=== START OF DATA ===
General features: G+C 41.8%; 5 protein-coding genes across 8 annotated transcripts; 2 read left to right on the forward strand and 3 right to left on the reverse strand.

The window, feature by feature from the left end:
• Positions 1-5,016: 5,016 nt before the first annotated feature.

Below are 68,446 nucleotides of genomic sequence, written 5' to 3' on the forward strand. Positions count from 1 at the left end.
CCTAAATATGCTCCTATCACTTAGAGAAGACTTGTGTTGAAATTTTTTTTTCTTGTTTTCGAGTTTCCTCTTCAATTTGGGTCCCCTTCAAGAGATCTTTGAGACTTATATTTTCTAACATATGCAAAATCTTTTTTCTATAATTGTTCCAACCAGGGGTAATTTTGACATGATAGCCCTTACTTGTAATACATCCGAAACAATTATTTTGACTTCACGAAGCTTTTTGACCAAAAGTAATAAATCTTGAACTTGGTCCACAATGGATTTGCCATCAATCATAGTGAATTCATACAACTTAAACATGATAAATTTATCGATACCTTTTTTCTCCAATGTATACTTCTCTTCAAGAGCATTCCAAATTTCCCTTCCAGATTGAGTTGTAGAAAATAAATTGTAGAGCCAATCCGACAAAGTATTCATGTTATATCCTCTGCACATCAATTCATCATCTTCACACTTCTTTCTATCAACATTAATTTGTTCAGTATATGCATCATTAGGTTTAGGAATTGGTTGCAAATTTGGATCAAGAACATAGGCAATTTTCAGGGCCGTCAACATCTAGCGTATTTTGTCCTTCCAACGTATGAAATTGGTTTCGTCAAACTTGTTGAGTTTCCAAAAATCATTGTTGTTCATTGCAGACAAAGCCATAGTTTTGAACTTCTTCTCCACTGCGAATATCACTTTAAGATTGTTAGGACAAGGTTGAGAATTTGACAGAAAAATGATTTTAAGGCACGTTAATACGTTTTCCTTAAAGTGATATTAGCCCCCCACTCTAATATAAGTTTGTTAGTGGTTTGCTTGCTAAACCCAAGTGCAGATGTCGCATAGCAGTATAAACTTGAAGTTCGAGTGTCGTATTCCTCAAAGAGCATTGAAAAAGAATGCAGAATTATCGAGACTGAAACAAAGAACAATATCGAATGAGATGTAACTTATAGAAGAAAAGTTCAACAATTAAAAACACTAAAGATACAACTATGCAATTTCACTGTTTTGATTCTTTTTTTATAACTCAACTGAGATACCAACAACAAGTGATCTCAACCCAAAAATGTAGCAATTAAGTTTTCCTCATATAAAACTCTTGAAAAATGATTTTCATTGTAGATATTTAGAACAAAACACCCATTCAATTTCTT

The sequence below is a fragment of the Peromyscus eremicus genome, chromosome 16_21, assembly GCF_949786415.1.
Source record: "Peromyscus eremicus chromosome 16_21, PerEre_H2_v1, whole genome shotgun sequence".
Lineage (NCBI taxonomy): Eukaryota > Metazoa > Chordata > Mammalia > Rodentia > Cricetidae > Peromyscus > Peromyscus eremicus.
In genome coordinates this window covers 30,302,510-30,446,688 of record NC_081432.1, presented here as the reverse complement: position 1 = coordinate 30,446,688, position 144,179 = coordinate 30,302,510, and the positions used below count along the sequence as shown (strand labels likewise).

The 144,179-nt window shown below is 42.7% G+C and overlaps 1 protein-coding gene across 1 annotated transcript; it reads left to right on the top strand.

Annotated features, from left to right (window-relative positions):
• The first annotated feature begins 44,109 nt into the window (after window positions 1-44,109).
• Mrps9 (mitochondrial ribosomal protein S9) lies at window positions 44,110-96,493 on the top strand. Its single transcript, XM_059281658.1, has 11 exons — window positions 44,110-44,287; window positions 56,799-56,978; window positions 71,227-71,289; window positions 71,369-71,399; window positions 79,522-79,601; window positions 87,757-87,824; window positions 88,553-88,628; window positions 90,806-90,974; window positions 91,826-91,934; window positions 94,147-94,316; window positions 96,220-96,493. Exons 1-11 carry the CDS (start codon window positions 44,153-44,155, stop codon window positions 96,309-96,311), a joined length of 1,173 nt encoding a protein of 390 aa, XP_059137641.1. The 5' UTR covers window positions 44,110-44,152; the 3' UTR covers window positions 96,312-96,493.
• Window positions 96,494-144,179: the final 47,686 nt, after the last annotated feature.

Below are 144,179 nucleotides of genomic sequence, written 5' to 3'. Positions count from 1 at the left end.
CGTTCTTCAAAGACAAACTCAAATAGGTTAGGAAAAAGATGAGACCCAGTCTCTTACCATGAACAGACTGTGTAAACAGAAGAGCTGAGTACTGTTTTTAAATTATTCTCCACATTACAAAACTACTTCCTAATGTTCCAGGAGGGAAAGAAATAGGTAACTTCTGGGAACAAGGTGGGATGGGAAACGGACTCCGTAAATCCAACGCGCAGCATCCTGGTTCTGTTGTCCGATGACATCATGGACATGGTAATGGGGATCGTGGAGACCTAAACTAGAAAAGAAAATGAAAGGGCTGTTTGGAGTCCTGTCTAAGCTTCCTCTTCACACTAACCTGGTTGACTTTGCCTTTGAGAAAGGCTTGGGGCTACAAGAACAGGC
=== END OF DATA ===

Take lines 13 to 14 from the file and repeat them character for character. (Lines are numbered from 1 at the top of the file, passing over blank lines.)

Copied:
• Mrps9 (mitochondrial ribosomal protein S9) lies at window positions 44,110-96,493 on the top strand. Its single transcript, XM_059281658.1, has 11 exons — window positions 44,110-44,287; window positions 56,799-56,978; window positions 71,227-71,289; window positions 71,369-71,399; window positions 79,522-79,601; window positions 87,757-87,824; window positions 88,553-88,628; window positions 90,806-90,974; window positions 91,826-91,934; window positions 94,147-94,316; window positions 96,220-96,493. Exons 1-11 carry the CDS (start codon window positions 44,153-44,155, stop codon window positions 96,309-96,311), a joined length of 1,173 nt encoding a protein of 390 aa, XP_059137641.1. The 5' UTR covers window positions 44,110-44,152; the 3' UTR covers window positions 96,312-96,493.
• Window positions 96,494-144,179: the final 47,686 nt, after the last annotated feature.